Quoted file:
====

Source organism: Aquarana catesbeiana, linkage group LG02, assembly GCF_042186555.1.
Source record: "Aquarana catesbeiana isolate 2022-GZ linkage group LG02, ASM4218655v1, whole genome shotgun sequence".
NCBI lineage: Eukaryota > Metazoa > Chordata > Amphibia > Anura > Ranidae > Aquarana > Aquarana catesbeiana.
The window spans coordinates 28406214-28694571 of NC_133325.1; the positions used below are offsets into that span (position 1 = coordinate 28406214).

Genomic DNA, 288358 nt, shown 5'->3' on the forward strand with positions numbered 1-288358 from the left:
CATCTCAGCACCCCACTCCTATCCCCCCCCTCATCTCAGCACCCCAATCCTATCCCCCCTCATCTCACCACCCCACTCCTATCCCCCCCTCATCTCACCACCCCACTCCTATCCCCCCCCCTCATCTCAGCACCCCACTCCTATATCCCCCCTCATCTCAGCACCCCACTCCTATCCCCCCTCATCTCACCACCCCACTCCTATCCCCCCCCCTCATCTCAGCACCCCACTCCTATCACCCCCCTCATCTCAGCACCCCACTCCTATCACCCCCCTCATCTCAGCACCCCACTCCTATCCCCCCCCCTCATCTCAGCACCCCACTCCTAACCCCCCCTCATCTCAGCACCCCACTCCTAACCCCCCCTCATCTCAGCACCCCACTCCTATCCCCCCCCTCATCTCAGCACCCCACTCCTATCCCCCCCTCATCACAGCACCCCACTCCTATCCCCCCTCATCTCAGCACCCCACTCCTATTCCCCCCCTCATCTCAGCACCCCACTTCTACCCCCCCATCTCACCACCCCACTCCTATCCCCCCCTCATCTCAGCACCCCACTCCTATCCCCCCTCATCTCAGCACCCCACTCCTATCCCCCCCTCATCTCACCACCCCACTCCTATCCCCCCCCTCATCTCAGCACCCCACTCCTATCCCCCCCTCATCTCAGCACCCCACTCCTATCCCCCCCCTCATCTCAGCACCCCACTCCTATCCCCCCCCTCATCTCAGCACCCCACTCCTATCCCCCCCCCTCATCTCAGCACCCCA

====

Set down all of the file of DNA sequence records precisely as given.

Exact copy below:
Source organism: Aquarana catesbeiana, linkage group LG02, assembly GCF_042186555.1.
Source record: "Aquarana catesbeiana isolate 2022-GZ linkage group LG02, ASM4218655v1, whole genome shotgun sequence".
NCBI lineage: Eukaryota > Metazoa > Chordata > Amphibia > Anura > Ranidae > Aquarana > Aquarana catesbeiana.
The window spans coordinates 28406214-28694571 of NC_133325.1; the positions used below are offsets into that span (position 1 = coordinate 28406214).

Genomic DNA, 288358 nt, shown 5'->3' on the forward strand with positions numbered 1-288358 from the left:
CATCTCAGCACCCCACTCCTATCCCCCCCCTCATCTCAGCACCCCAATCCTATCCCCCCTCATCTCACCACCCCACTCCTATCCCCCCCTCATCTCACCACCCCACTCCTATCCCCCCCCCTCATCTCAGCACCCCACTCCTATATCCCCCCTCATCTCAGCACCCCACTCCTATCCCCCCTCATCTCACCACCCCACTCCTATCCCCCCCCCTCATCTCAGCACCCCACTCCTATCACCCCCCTCATCTCAGCACCCCACTCCTATCACCCCCCTCATCTCAGCACCCCACTCCTATCCCCCCCCCTCATCTCAGCACCCCACTCCTAACCCCCCCTCATCTCAGCACCCCACTCCTAACCCCCCCTCATCTCAGCACCCCACTCCTATCCCCCCCCTCATCTCAGCACCCCACTCCTATCCCCCCCTCATCACAGCACCCCACTCCTATCCCCCCTCATCTCAGCACCCCACTCCTATTCCCCCCCTCATCTCAGCACCCCACTTCTACCCCCCCATCTCACCACCCCACTCCTATCCCCCCCTCATCTCAGCACCCCACTCCTATCCCCCCTCATCTCAGCACCCCACTCCTATCCCCCCCTCATCTCACCACCCCACTCCTATCCCCCCCCTCATCTCAGCACCCCACTCCTATCCCCCCCTCATCTCAGCACCCCACTCCTATCCCCCCCCTCATCTCAGCACCCCACTCCTATCCCCCCCCTCATCTCAGCACCCCACTCCTATCCCCCCCCCTCATCTCAGCACCCCA